Professor Sir Barry Cunliffe, one of Britian’s most knowledgeable Bronze Age archaeologists, is in Sark this month leading a two-week long dig with a team of eight experts from the UK and Guernsey. The main excavations have been taking place in fields near the mill in an area known to have been a long-term settlement around three thousand years ago. As well as stone spindle whorls and large numbers of pottery fragments, this year’s dig has discovered two broken pieces of bronze weapons, a sword blade and an axe head, both thought to have been collected to be melted down and re-used. Barry’s favourite find though is a mysterious carved piece of serpentine, a soft stone unique to Sark within the Channel Islands. He is baffled as to its purpose but is certain that it meant something special to someone on Sark three millennia ago; an amazing thought! Many locals have been involved in supporting the work at the dig but Sarkee Andrew Prevel, a keen amateur archaeologist, has been trained by Barry over the ten years that he’s been visiting Sark and now works alongside the professionals on the excavations. “It’s fascinating finding out what’s buried under out feet,” he explained. “We’ve got a Bronze Age environment here and it’s fantastic to find out what’s been going on all that time ago.” Finds from this year are being cleaned by members of La Société Sercquaise and will join those from previous year’s excavations on display in the Heritage Room.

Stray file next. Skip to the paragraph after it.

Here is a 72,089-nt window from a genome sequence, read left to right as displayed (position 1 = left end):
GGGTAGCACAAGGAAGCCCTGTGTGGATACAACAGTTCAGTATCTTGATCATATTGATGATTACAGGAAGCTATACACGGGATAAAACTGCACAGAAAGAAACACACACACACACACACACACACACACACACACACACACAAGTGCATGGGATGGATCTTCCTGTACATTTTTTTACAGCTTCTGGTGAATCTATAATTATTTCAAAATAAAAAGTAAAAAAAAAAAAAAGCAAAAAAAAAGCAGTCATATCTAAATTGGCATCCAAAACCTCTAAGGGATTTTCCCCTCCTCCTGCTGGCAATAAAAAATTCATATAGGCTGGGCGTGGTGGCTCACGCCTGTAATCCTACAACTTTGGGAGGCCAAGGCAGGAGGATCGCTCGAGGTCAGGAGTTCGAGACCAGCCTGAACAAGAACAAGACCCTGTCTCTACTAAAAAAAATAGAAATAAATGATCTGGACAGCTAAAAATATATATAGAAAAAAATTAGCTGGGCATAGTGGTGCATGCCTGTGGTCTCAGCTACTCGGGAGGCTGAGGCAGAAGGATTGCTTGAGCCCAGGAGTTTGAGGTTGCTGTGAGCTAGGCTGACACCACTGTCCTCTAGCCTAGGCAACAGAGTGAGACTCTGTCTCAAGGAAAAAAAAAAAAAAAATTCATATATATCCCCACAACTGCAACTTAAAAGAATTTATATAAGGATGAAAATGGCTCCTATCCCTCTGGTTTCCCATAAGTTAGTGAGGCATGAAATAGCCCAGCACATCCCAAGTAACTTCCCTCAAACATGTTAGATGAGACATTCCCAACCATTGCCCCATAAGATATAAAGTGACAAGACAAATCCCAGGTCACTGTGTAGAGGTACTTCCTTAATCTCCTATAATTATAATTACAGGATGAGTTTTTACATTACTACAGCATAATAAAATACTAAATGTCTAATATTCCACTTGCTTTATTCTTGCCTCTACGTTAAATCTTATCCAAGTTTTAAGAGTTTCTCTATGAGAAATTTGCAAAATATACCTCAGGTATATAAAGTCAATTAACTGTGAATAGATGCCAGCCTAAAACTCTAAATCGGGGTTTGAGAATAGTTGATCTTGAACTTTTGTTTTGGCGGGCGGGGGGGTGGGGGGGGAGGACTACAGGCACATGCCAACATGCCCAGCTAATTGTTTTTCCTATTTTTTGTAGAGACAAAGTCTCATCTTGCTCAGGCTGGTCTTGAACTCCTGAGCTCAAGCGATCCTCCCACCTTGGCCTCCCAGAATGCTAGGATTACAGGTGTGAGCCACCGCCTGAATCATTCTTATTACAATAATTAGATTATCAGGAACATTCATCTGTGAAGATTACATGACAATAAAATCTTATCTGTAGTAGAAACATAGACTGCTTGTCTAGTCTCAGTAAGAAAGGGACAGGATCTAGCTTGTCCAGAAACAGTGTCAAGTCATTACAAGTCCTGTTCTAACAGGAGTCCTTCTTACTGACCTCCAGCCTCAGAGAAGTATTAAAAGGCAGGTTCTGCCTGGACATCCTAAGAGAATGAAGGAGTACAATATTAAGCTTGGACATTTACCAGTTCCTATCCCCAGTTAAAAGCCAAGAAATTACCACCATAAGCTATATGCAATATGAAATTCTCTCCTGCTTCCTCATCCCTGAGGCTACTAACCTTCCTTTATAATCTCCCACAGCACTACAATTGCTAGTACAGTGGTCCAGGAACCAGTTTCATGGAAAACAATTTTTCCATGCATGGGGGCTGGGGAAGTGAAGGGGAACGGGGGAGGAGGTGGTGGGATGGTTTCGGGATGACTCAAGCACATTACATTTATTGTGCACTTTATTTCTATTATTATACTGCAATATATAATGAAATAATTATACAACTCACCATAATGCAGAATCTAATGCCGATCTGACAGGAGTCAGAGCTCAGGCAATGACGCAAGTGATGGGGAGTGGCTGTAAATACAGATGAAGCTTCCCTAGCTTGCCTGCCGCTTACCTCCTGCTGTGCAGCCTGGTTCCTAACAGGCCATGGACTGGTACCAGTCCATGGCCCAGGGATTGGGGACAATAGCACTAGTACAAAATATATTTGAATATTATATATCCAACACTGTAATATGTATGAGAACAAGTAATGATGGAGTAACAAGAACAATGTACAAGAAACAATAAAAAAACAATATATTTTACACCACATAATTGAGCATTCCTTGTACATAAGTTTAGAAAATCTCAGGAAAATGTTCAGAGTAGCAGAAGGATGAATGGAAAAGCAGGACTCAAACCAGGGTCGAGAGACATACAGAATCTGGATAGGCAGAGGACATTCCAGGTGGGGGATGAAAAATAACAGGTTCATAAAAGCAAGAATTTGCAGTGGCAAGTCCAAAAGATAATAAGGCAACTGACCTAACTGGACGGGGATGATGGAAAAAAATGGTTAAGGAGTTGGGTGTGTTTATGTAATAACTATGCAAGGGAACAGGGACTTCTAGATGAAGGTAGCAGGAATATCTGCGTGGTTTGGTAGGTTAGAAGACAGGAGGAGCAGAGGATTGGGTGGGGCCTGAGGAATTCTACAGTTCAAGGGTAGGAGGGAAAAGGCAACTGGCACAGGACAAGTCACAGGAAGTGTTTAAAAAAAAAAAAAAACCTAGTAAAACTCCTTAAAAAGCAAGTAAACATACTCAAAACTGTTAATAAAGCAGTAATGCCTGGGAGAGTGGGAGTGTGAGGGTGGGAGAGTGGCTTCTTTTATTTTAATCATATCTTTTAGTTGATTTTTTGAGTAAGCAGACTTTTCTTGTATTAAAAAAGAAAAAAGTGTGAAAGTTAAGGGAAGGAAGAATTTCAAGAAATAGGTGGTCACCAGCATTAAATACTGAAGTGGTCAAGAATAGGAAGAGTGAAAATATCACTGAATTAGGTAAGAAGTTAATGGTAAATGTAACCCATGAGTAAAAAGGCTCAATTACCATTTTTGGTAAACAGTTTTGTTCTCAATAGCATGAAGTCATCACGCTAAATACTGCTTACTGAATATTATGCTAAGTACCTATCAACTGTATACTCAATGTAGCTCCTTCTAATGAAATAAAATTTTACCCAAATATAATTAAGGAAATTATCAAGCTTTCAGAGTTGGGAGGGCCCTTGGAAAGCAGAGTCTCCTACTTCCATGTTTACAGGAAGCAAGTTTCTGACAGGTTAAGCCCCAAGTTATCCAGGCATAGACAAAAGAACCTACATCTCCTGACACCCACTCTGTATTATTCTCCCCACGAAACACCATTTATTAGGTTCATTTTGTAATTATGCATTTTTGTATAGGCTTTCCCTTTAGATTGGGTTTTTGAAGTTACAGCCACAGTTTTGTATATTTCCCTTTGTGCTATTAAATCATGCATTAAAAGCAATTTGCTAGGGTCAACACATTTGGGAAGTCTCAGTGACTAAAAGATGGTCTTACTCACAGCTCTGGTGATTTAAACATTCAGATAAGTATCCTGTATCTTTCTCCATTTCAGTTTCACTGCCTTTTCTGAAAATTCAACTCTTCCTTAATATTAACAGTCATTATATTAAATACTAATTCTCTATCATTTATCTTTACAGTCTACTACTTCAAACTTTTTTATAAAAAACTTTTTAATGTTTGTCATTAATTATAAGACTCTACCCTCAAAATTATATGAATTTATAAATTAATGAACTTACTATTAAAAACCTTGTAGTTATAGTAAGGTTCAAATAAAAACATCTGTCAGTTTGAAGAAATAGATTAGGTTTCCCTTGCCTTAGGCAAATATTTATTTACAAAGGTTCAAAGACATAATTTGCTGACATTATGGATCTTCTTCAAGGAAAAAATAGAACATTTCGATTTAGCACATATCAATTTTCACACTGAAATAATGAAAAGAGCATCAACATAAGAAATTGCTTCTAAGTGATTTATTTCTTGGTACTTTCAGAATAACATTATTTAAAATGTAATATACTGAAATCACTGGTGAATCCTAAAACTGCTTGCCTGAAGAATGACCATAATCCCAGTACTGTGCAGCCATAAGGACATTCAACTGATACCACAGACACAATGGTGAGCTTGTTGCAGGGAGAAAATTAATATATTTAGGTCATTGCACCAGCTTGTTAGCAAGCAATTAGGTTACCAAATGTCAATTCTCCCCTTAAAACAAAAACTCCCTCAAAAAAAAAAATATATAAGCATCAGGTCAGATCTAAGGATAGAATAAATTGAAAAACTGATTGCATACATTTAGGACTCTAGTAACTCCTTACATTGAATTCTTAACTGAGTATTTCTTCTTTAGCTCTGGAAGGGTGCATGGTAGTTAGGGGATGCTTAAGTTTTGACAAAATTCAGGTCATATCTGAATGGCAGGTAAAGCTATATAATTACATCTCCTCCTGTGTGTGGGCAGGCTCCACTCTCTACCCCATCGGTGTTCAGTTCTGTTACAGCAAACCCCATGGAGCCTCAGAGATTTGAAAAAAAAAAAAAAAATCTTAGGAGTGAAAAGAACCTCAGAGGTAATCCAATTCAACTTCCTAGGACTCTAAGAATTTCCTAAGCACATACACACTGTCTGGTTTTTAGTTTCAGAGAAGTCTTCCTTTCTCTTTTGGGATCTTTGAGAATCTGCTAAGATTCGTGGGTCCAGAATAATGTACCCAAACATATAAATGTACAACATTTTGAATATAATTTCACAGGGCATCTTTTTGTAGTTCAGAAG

Follow the link below to see the Channel TV report broadcast on 20th June.
Pictures and words by Sue Daly. Photos clockwise from top left;
This year’s site
Professor Sir Barry Cunliffe at work
The mysterious serpentine carving
Andrew Prevel working on the dig